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To investigate the effects of long-term pressure overload on regional myocardial substrate use, we performed quantitative autoradiography using 2-deoxy-D-[U-14C]glucose (14C-DG) and beta-methyl[1-14C]heptadecanoic acid (14C-BMHDA) in conscious rats with a 10-week ascending aortic constriction. Heart weight/body weight ratio increased by 27% in aortic-constricted rats as compared with sham-operated rats (p less than 0.01). Myocardial 14C-DG uptake increased (258 +/- 63 vs. 144 +/- 41 nCi/g, p less than 0.01, n = 6 for each group); however, 14C-BMHDA extraction decreased (251 +/- 69 vs. 342 +/- 75 nCi/g, p less than 0.05, n = 7 for each group) in aortic-constricted rats as compared with sham-operated rats. In sham-operated rats, both 14C-DG and 14C-BMHDA uptakes were higher in the left ventricular anterior and lateral walls as compared with the posterior wall or the interventricular septum. In aortic-constricted rats, 14C-DG uptake also increased in the interventricular septum, as well as in the left ventricular anterior and lateral walls, as compared with the posterior wall. There was, however, no regional difference in 14C-BMHDA extraction among these four regions. Myocardial blood flow distribution determined by 4-[N-methyl-14C]iodoantipyrine or myocyte width showed no regional variations among the four regions, either in aortic-constricted or sham-operated rats. Regional interstitial fibrosis was small in either group. The present study suggests that myocardial substrate uptake is altered nonhomogeneously, and that the nonhomogeneity is not because of regional variations in blood flow distribution, myocyte hypertrophy, or interstitial fibrosis. The results of angiotensin II-induced acute pressure overloading in other sham-operated rats, in which a remarkable increase in myocardial 14C-BMHDA extraction (n = 3, p less than 0.01) and no difference in 14C-DG uptake (n = 3) as compared with normotensive sham-operated rats were elicited, suggest that the findings in aortic-constricted rats are not direct responses to increased left ventricular pressure itself but rather should be explained by still unknown factors related to prolonged pressure overload.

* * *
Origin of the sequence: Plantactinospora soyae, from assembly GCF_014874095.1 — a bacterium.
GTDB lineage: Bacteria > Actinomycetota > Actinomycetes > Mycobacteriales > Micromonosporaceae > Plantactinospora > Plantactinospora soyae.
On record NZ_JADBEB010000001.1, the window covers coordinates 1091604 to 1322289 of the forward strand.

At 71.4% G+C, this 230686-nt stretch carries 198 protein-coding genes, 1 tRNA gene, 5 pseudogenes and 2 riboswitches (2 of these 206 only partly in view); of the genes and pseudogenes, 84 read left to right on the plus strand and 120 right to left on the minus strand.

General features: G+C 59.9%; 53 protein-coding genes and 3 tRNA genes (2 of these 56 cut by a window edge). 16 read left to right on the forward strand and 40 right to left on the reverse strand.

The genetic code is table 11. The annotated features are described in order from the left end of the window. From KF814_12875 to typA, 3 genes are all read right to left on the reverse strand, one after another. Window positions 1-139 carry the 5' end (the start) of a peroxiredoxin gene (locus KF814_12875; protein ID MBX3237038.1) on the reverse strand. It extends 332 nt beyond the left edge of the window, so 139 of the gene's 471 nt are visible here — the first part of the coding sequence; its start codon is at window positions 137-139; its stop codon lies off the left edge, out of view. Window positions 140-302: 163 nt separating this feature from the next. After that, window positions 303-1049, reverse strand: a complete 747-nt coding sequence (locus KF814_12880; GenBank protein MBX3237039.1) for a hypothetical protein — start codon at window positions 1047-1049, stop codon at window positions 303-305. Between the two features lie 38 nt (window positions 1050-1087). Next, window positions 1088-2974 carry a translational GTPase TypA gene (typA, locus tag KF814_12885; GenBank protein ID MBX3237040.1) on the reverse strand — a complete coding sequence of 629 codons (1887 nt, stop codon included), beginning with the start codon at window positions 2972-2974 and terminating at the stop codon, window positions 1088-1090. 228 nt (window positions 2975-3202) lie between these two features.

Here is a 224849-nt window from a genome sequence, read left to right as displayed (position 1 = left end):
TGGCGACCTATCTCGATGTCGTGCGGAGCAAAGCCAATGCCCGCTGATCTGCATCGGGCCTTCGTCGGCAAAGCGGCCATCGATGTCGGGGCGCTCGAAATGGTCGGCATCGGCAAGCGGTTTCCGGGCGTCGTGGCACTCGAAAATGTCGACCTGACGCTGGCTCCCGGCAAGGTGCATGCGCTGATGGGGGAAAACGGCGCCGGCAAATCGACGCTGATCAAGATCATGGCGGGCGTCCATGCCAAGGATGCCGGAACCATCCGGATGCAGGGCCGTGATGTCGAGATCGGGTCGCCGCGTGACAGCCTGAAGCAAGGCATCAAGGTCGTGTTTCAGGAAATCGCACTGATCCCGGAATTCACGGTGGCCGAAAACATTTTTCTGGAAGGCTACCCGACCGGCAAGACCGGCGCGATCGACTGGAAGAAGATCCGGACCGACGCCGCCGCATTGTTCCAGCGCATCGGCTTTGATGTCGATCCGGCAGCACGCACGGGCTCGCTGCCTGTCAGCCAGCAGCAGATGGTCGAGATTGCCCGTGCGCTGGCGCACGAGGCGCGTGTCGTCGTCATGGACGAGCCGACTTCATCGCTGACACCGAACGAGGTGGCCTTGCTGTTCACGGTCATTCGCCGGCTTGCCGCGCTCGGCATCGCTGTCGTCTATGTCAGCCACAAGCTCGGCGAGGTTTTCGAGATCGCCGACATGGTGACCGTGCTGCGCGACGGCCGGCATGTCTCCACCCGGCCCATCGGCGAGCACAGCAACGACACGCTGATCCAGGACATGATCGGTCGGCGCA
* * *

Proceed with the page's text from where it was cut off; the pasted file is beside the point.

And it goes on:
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Molecular epidemiological research has identified the association of a common apolipoprotein E (apo E) isoform (E4 as opposed to E3), with risk both of coronary artery disease and of Alzheimer dementia. In addition, the role of apo E genotype (usually E2/E2) in Type III hyperlipidemia is well known. However, both for diagnostic and research purposes, apo E genotyping is cumbersome. The preferred approach is electrophoretic sizing of restriction digestion fragments, enabling simultaneous analysis of the two codons (112 and 158) that represent the six common genotypes (E2/E2; E2/E3; E2/E4; E3/E3; E3/E4; E4/E4). However, the consequent demands of high-yield PCR, high-resolution, high-throughput electrophoresis, and sufficient detection sensitivity have left shortfalls in published protocols. In conjunction with a high-throughput electrophoresis system we described recently, microplate array diagonal gel electrophoresis (MADGE), we have constructed extensively optimized, simplified protocols for DNA isolation from mouthwash samples for PCR setup and high-yield PCR, for restriction digestion, and for subsequent MADGE gel image analysis. The integral system enables one worker to readily undertake apo E genotyping of as many as hundreds of DNA samples per day, without special equipment.